thinking about the variants in all of these measures or all of our variables.
Again, I'm using Y as the outcome variable.
So, assume that X1, X2 and X3 are three predictors, they all account for little
bit of variance in Y but, they're orthogonal to one another, they don't
overlap themselves, then this is real easy and the math is real easy.
They won't matter which part we take. But, in these types of studies, where
we're just doing observational studies here, we're not doing randomized
controlled experiments and we're just doing observational studies, it's often
the case that the predictors are correlated, like the faculty salary
example. So, time since the PhD is probably
correlated with number of publications, right?
The more time you've been out of grad school, the more time you've had to
publish, so there's a probably a positive correlation there.
So, how do we untangle that positive correlation in trying to predict the
outcome measure? That's where it gets more complicated.
One, in terms of interpretation, and two, mathematically.
So, here's an example where things are correlated.
Meaning, the predictors are correlated, so x1 and x3 have a little bit of overlap,
and x2 and x3 have a little bit of overlap.
In the standard approach, we're just going to throw in all the predictors into one
analysis, into one regression equation and that's what I did with the faculty salary
example. Each predictor will only get to sort of
claim the variance and why that's unique to it.
So, I'll show you in that in the Venn Diagram in a moment.
But, a way to think about that is, only, only the variants that's uniquely
predicted by each individual predictor is reflected in the regression coefficients.
The overlapping areas where there's shared variance among the predictors and the
outcome, that's absorbed into the model R squared in the model R but it's not
assigned to each individual predictor. It's best to sort of look at that in a
Venn Diagram, at least for me. [laugh] some students get confused by
this. So, if there's confusion on that hopefully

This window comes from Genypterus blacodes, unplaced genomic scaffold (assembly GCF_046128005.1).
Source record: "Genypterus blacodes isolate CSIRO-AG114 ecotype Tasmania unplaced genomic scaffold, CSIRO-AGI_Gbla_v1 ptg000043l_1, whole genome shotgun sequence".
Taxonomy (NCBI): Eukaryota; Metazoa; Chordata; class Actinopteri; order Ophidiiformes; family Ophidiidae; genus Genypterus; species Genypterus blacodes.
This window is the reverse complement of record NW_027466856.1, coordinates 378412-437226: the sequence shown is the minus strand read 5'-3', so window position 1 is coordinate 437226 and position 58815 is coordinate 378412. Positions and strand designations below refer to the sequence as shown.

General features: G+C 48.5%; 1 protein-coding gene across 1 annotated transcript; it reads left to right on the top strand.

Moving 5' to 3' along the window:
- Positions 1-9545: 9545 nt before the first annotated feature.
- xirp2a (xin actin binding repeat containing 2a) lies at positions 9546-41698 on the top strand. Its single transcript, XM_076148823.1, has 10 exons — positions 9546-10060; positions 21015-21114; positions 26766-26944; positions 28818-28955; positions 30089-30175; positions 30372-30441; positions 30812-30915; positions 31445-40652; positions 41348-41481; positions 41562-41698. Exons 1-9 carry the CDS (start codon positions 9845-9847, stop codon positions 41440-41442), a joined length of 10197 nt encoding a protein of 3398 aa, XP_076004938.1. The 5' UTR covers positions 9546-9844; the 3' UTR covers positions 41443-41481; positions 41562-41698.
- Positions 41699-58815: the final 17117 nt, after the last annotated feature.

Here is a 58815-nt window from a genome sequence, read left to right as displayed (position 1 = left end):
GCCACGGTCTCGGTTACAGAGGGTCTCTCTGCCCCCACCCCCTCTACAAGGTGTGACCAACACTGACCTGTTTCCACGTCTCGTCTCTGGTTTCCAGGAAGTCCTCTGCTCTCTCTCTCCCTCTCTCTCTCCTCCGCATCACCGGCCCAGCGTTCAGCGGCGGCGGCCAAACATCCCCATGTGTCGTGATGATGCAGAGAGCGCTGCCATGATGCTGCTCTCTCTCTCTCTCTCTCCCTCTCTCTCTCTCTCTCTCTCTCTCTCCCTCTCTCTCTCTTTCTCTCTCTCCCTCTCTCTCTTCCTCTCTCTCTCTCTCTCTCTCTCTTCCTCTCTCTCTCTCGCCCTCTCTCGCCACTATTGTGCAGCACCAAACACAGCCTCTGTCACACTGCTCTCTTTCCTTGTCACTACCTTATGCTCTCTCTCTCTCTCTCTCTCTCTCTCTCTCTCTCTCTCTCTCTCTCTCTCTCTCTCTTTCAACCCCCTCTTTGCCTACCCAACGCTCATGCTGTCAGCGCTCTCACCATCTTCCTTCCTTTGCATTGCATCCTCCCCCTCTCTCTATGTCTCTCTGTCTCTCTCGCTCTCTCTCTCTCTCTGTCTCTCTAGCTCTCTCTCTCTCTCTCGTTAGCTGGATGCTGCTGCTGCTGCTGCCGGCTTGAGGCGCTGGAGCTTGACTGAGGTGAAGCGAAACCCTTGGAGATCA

it'll, you'll, you'll see this come through as we do these analysis in R in
the next lecture. But for a lot of students this is helpful.
So, if we think about what gets assigned to predictor X1, in the regression
equation, in the, what gets to assigned to X1 is just the area unique to X1.
So, just A. That will be represented in the regression
coefficient, for X1. And, likewise, for X2, just area E, and
for X3, just area C because those, those are the areas that are unique to each
predictor. So that's what I'm doing by showing you
out here, those are the areas that'll be represented or reflected in each
individual predictor's regression coefficient.
The model R squared will take into account the entire proportion of var, of variants
that's shared with the entire set of predictors.
So the model R squared will take up A + B + C + D + E.
In a sequential regression, we as the researchers or as the experimenters, we
will decide how to enter the predictor's into the regression equation.
So, we may want to enter some variables first and other variables second.
A common example of this is you'll see demographic variables entered into a
regression equation first, and then sort of key experimental variables entered in
after that. So in this example, the Venn Diagrams,
assume that I put variable X1 into the equation first.
Then, X1 gets to sort of soak up all that area in Y.
So, X1 now gets A and B because it got to go in first and sort of, it's privileged
access. Then, in step two, if we enter X2 and X3
together, then they're all in the equation.
So, it looks just like the standard. So, X2 just gets area E, X3 just gets area
C. Again, the model R squared, will be the
entire area that's overlapping between Y and the set of predictors that are in the
model at that step. So it's step one, it's just A + B.
Step two, it's all of those, A + B + C + D + E.
Okay. That wraps up this segment.
And again, the important things to take away at this point are just the idea of
multiple regression, knowing the components of the equation.
Knowing how to interpret those coefficients and we'll go through examples
of this again not in the next segment but in the last segment and in the next
lecture. And actually, in the lecture after that.
So, we'll do a lot of these examples, this is just the first one.
S, if it does, this is still a little rough, don't worry, we're going to do lots
of examples. And then, this idea of doing things sort
of sequentially or just putting all of the predictors into an equation all at once